"And so they're absolved of not only the work, but of learning that work has to be done and that each one of us must contribute for the betterment of the whole," she said.
Lythcott-Haims believes kids raised on chores go on to become employees who collaborate well with their co - workers, are more empathetic because they know first - hand what struggling looks like, and are able to take on tasks independently.
She bases this on the Harvard Grant Study, the longest longitudinal study ever conducted.
"By making them do chores — taking out the garbage, doing their own laundry — they realize I have to do the work of life in order to be part of life," she tells Tech Insider.
2. They teach their kids social skills.
Researchers from Pennsylvania State University and Duke University tracked more than 700 children from across the US between kindergarten and age 25 and found a significant correlation between their social skills as kindergartners and their success as adults two decades later.
The 20-year study showed that socially competent children who could cooperate with their peers without prompting, be helpful to others, understand their feelings, and resolve problems on their own, were far more likely to earn a college degree and have a full-time job by age 25 than those with limited social skills.
Those with limited social skills also had a higher chance of getting arrested, binge drinking, and applying for public housing.
"This study shows that helping children develop social and emotional skills is one of the most important things we can do to prepare them for a healthy future," said Kristin Schubert, program director at the Robert Wood Johnson Foundation, which funded the research, in a release.
"From an early age, these skills can determine whether a child goes to college or prison, and whether they end up employed or addicted."
3. They have high expectations.
Using data from a national survey of 6,600 children born in 2001, University of California at Los Angeles professor Neal Halfon and his colleagues discovered that the expectations parents hold for their kids have a huge effect on attainment.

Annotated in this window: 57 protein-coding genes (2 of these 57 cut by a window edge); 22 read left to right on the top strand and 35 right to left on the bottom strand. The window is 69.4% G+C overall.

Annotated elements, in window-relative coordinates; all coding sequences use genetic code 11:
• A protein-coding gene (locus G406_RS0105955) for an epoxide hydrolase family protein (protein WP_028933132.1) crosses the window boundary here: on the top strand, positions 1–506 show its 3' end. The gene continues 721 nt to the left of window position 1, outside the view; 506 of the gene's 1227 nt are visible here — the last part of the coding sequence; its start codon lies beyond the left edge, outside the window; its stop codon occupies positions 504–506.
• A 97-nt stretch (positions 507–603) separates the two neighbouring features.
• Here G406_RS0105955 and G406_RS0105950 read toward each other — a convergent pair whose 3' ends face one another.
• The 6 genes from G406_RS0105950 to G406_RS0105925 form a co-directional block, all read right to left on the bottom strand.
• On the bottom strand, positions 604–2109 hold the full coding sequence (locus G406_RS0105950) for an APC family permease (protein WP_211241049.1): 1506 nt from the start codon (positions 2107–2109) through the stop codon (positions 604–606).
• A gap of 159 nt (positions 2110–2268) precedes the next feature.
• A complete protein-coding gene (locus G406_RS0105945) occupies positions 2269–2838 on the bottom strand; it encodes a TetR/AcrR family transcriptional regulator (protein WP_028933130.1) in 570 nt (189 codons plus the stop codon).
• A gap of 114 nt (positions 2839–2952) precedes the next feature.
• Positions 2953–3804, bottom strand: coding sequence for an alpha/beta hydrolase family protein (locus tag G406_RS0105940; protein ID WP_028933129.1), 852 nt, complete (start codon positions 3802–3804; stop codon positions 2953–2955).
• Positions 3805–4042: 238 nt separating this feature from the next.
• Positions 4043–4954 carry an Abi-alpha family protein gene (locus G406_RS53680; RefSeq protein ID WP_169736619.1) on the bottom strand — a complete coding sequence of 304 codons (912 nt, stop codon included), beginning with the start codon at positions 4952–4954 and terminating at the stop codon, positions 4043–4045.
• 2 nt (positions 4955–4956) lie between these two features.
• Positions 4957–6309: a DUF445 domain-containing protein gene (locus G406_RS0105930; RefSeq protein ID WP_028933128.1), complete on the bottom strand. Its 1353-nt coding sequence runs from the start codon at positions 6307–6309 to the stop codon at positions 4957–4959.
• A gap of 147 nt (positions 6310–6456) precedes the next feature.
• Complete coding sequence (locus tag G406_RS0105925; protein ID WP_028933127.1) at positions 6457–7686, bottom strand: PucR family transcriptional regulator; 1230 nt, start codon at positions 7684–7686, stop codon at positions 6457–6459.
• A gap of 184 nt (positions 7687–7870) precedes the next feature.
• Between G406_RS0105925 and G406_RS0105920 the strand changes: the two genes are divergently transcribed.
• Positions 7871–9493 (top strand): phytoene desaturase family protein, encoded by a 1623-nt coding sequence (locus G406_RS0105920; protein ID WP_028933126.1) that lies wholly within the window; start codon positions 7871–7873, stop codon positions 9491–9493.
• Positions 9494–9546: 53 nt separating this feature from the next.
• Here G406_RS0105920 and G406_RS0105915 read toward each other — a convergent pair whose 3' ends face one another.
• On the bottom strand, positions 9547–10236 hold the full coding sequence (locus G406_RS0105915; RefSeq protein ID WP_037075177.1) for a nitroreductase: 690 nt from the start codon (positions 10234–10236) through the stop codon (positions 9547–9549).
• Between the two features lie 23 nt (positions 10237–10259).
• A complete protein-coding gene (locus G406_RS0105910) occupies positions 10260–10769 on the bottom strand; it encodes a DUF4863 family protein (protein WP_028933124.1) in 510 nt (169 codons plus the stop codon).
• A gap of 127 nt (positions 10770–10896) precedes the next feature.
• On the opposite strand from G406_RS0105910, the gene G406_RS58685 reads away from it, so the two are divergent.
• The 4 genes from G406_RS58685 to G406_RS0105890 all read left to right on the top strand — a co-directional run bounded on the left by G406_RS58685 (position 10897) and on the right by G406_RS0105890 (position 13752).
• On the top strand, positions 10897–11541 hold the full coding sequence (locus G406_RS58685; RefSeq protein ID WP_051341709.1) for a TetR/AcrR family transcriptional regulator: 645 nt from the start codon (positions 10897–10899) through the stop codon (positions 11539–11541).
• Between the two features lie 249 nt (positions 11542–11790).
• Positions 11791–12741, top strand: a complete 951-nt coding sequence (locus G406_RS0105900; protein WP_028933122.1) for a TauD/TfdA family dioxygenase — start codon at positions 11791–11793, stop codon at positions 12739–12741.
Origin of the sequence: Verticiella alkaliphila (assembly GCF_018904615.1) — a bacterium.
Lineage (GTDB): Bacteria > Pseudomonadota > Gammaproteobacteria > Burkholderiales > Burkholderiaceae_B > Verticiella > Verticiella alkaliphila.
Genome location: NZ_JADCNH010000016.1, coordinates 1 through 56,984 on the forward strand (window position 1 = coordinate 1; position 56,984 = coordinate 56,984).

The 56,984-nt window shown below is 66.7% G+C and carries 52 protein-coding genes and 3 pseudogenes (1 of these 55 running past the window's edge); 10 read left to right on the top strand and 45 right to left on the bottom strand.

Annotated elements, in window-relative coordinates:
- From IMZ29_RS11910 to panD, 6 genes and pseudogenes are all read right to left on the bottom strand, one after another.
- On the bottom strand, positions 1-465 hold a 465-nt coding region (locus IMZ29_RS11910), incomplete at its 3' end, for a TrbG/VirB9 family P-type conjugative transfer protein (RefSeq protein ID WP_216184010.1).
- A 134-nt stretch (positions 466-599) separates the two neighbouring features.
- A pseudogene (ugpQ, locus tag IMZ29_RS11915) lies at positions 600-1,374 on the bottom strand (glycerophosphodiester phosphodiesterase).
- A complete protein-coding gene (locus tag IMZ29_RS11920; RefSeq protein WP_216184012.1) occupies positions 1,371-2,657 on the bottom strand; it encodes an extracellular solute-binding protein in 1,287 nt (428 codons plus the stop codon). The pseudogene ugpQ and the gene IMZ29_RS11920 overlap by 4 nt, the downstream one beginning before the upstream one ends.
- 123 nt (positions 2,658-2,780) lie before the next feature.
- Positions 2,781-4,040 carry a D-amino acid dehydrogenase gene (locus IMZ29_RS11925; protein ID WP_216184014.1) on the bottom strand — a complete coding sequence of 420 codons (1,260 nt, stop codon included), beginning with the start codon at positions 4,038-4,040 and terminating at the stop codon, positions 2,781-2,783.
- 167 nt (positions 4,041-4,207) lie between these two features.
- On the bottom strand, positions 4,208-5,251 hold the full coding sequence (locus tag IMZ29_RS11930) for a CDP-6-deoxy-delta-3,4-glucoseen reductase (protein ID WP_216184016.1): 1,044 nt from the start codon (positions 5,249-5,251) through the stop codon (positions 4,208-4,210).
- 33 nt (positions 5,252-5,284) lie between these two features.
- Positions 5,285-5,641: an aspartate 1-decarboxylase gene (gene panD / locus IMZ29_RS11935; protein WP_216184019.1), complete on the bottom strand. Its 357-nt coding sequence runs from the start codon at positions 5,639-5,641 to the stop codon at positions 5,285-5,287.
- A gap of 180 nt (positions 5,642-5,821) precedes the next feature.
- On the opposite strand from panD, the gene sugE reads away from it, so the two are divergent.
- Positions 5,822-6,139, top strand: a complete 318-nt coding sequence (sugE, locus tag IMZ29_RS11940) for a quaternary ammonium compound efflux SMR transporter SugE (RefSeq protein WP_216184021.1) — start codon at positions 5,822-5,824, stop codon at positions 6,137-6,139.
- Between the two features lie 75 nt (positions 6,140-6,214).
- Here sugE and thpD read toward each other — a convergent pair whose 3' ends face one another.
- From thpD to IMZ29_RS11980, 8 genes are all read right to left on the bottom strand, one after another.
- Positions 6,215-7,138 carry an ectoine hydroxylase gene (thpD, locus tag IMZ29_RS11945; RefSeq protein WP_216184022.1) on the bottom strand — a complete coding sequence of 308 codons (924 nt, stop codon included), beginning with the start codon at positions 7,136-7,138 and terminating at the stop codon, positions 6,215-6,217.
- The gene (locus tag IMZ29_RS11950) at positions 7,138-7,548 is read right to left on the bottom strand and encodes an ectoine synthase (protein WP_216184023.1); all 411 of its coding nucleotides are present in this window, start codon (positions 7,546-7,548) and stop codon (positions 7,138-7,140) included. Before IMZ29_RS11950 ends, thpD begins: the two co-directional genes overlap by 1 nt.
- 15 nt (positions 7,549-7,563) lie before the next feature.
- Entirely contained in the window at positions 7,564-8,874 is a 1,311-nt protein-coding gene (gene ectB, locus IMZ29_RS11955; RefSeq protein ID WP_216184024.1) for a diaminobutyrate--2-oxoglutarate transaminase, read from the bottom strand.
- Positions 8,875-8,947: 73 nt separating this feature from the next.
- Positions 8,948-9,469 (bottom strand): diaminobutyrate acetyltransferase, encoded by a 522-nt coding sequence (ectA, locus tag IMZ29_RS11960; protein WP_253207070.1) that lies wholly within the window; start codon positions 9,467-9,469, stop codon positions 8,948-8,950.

"Parents who saw college in their child's future seemed to manage their child toward that goal irrespective of their income and other assets," he said in a statement.
The finding came out in standardised tests: 57% of the kids who did the worst were expected to attend college by their parents, while 96% of the kids who did the best were expected to go to college.
This falls in line with another psych finding: the Pygmalion effect, which states "that what one person expects of another can come to serve as a self-fulfilling prophecy."
In the case of kids, they live up to their parents' expectations.
4. They have healthy relationships with each other.
Children in high-conflict families, whether intact or divorced, tend to fare worse than children of parents that get along, according to a University of Illinois study review.
Robert Hughes, Jr., professor and head of the Department of Human and Community Development in the College of ACES at the University of Illinois and study review author, also notes that some studies have found children in non - conflictual single parent families fare better than children in conflictual two-parent families.
The conflict between parents prior to divorce also affects children negatively, while post-divorce conflict has a strong influence on children's adjustment, Hughes says.
One study found that, after divorce, when a father without custody has frequent contact with his kids and there is minimal conflict, children fare better. But when there is conflict, frequent visits from the father are related to poorer adjustment of children.
Yet another study found that 20-somethings who experienced divorce of their parents as children still report pain and distress over their parent's divorce ten years later. Young people who reported high conflict between their parents were far more likely to have feelings of loss and regret.
5. They've attained higher educational levels.
A 2014 study lead by University of Michigan psychologist Sandra Tang found that mothers who finished high school or college were more likely to raise kids that did the same.
Pulling from a group of over 14,000 children who entered kindergarten in 1998 to 2007, the study found that children born to teen mums (18 years old or younger) were less likely to finish high school or go to college than their counterparts.
Aspiration is at least partially responsible. In a 2009 longitudinal study of 856 people in semirural New York, Bowling Green State University psychologist Eric Dubow found that "parents' educational level when the child was 8 years old significantly predicted educational and occupational success for the child 40 years later."
6. They teach their kids math early on.
A 2007 meta-analysis of 35,000 preschoolers across the US, Canada, and England found that developing math skills early can turn into a huge advantage.
"The paramount importance of early math skills — of beginning school with a knowledge of numbers, number order, and other rudimentary math concepts